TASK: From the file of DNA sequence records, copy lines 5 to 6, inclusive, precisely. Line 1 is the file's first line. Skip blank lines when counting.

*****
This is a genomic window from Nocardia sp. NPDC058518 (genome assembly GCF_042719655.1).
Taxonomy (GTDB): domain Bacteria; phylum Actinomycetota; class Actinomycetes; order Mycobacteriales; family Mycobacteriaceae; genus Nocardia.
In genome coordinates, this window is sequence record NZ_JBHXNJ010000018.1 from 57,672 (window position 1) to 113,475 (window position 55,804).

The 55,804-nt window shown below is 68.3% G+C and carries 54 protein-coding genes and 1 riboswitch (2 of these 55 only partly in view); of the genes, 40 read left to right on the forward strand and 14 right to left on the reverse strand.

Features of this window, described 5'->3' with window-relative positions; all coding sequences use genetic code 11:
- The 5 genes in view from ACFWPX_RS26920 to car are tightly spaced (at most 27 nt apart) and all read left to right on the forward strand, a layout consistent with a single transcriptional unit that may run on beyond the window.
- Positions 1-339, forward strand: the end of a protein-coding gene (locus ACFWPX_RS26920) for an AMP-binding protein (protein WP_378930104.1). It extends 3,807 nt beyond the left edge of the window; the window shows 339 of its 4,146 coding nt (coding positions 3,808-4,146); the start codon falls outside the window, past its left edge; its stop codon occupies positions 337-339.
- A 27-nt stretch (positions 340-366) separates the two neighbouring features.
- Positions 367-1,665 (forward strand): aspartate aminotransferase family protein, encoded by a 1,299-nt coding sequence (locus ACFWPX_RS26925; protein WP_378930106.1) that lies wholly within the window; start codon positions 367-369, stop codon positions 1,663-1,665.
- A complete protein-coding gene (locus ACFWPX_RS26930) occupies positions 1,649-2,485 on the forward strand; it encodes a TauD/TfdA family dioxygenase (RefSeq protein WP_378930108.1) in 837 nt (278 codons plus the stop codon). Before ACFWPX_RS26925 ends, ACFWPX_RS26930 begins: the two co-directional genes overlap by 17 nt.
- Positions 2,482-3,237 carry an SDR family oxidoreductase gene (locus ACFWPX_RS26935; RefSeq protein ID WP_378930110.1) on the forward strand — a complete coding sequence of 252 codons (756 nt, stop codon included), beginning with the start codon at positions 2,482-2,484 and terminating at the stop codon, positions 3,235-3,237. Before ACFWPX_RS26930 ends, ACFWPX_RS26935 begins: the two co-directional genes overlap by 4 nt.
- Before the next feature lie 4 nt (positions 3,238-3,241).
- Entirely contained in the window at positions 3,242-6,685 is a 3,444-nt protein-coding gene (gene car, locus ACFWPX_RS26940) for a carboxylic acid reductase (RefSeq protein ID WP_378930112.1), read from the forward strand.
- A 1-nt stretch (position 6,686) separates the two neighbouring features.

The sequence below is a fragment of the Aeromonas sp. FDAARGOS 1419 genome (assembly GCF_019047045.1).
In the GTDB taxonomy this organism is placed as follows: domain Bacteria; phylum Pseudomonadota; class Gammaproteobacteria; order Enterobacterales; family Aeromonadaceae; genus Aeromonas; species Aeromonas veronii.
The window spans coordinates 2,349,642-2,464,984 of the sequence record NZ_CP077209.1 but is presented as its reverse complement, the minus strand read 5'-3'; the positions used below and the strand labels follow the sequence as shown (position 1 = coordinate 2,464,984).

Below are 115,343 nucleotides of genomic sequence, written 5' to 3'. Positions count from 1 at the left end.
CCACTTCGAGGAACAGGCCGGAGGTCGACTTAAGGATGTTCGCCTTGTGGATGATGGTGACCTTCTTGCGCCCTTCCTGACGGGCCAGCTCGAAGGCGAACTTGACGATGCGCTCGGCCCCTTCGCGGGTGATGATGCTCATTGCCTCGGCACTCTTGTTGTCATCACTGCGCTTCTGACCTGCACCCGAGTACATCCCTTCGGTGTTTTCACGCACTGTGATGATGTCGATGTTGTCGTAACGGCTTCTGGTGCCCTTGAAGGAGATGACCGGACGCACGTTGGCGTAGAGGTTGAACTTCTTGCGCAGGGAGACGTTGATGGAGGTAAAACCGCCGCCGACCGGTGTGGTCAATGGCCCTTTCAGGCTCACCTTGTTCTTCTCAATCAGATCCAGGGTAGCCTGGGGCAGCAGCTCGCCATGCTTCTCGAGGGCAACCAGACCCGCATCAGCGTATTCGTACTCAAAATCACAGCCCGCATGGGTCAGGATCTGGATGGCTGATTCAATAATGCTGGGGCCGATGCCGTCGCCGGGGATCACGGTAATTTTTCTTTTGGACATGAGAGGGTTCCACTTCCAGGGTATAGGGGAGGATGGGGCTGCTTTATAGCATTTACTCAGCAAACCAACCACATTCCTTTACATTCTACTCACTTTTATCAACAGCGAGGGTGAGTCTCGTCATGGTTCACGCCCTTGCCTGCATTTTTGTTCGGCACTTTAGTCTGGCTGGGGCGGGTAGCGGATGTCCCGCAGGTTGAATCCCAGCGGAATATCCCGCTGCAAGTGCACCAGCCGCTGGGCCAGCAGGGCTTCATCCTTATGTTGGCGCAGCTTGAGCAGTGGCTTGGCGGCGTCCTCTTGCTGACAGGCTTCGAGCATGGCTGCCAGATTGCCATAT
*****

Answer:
Features of this window, described 5'->3' with window-relative positions; all coding sequences use genetic code 11:
- The 5 genes in view from ACFWPX_RS26920 to car are tightly spaced (at most 27 nt apart) and all read left to right on the forward strand, a layout consistent with a single transcriptional unit that may run on beyond the window.